Crowdsourced mapping with Mapillary (on a bike)

This map on Mapillary shows the streets I’ve photographed in Provincetown

I've been riding my bike around town running the app on my iPhone since April 1. The app takes photos automatically and then uploads them to their server, where they get geocoded and added to a map, much like Google's streetview. (Google has only driven through town once, in 2011, and they only mapped a very small portion of town for streetview). Mapillary is not nearly as advanced as Google, but since anyone with a smartphone can contribute photos, it's a handy way to capture snapshots of town. Take a look a the streets and paths I've mapped so far, and feel free to contribute your own images using the Mapillary app for iPhone or Android.

You can explore the map here:

If the embedded map didn’t load above, you can find it here:

When I started doing this, I quickly discovered that I needed a good way to secure my iPhone to my bike and I needed a battery case for my phone so I could take more photos in a session. Without a battery case, I was limited to taking photos for about 30 minutes before my phone died. With a battery case, I don't worry much about running out of power.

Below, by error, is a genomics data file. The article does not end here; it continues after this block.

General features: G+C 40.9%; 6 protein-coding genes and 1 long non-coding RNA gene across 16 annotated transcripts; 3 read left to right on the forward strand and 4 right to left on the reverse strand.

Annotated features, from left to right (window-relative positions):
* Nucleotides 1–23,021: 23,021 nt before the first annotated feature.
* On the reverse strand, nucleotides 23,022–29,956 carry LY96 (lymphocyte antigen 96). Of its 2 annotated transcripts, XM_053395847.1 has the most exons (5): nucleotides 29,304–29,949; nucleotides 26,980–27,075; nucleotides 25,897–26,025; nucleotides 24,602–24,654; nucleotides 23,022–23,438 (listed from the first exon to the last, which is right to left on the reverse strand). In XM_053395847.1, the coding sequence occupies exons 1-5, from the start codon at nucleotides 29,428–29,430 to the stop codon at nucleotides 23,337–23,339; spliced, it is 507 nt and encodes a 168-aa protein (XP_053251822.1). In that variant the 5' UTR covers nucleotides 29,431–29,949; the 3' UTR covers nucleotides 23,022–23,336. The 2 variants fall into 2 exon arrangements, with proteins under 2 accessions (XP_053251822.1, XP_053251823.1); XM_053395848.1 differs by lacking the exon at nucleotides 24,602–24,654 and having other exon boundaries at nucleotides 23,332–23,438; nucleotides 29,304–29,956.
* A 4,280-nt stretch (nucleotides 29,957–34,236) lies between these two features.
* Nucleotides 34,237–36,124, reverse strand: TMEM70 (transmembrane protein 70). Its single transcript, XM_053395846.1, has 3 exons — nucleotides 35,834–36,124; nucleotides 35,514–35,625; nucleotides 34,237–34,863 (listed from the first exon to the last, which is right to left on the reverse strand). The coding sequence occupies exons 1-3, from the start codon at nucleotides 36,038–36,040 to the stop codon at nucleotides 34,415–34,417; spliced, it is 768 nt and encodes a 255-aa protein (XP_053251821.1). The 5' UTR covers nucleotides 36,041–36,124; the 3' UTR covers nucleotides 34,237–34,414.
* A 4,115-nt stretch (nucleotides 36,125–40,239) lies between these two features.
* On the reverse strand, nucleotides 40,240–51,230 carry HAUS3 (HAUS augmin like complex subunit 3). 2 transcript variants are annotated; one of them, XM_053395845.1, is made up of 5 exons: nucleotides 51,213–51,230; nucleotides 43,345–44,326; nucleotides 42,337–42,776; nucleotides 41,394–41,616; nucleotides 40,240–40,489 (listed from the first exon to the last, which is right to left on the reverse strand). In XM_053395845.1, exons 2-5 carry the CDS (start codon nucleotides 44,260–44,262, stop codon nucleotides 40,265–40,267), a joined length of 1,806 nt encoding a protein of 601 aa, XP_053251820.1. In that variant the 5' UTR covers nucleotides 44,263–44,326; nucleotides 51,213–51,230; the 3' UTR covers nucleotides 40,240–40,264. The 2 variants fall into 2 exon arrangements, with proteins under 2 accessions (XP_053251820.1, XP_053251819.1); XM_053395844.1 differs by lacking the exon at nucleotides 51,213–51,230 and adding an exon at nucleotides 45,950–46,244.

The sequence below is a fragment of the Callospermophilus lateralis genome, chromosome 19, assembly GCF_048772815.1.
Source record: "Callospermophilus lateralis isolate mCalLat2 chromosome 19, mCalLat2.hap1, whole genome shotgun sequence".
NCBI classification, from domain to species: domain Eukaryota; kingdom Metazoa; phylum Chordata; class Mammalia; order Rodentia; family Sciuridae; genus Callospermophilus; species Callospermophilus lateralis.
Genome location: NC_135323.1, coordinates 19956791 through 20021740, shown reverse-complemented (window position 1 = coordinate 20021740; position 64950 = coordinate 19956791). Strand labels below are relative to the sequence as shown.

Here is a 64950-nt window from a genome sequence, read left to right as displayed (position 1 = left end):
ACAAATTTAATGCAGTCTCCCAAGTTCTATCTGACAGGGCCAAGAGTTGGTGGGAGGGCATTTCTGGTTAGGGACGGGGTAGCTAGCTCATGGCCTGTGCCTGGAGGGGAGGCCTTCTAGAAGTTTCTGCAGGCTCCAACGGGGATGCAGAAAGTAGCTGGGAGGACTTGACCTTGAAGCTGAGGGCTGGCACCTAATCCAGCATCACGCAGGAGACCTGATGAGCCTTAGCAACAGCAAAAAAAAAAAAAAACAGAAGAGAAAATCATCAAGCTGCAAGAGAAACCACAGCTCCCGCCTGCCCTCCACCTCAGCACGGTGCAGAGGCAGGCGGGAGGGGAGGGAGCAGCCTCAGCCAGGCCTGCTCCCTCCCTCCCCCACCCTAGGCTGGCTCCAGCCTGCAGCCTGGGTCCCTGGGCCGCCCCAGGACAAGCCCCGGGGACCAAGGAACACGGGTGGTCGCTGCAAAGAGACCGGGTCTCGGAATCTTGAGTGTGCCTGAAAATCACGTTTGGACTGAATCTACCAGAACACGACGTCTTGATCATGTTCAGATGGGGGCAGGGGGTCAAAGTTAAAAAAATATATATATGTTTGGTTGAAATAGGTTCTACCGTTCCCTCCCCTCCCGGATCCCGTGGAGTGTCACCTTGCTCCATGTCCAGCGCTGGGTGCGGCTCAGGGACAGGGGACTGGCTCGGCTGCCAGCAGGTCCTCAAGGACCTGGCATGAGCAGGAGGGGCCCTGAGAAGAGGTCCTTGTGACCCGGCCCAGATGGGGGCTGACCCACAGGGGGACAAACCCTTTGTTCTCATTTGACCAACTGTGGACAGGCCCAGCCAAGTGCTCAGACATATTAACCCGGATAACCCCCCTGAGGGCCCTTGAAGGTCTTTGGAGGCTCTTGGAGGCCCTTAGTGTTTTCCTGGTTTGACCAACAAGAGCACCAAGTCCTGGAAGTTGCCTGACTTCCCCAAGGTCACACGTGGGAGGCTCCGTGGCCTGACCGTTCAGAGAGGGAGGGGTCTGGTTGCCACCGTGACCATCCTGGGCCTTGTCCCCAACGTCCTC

Here are a few tips if you'd like to try this yourself:

  • Get a handlebar mount that holds the phone perpendicular to the ground, like the Velocity Clip. Most iPhone handlebar mounts are intended for looking at the screen while riding, not taking photos, so they don't really work.

  • Use a battery case, like the ones from Mophie

  • Turn off wifi and bluetooth while riding to extend your battery life

  • Press the + sign in the Mapillary app often to create new sequences

  • Review your photos in the app before uploading. I end up with a lot of 45-degree pictures of trash cans and parked cars when I make U-turns on my bike. It's a lot easier to delete these bad pictures before they're added to the Mapillary server.

  • Ride super slowly on sand, dirt, gravel or seashell roads. Speed and bumpy surfaces result in blurry photos.

  • Keep the sun behind you and shoot mid-day when shadows are lessened.

  • Don't bother taking photos when it's dark or really cloudy. Blue skies result in the best photos.

  • Stop, get off the bike, and take some panoramas or short walking sequences.

One of the best things about Mapillary is that you can document places that a Google streetview car could never go. Here in town, that means alleys, town landings, walking paths in the woods, the beaches, and, of course, the Province Lands Bike Trail.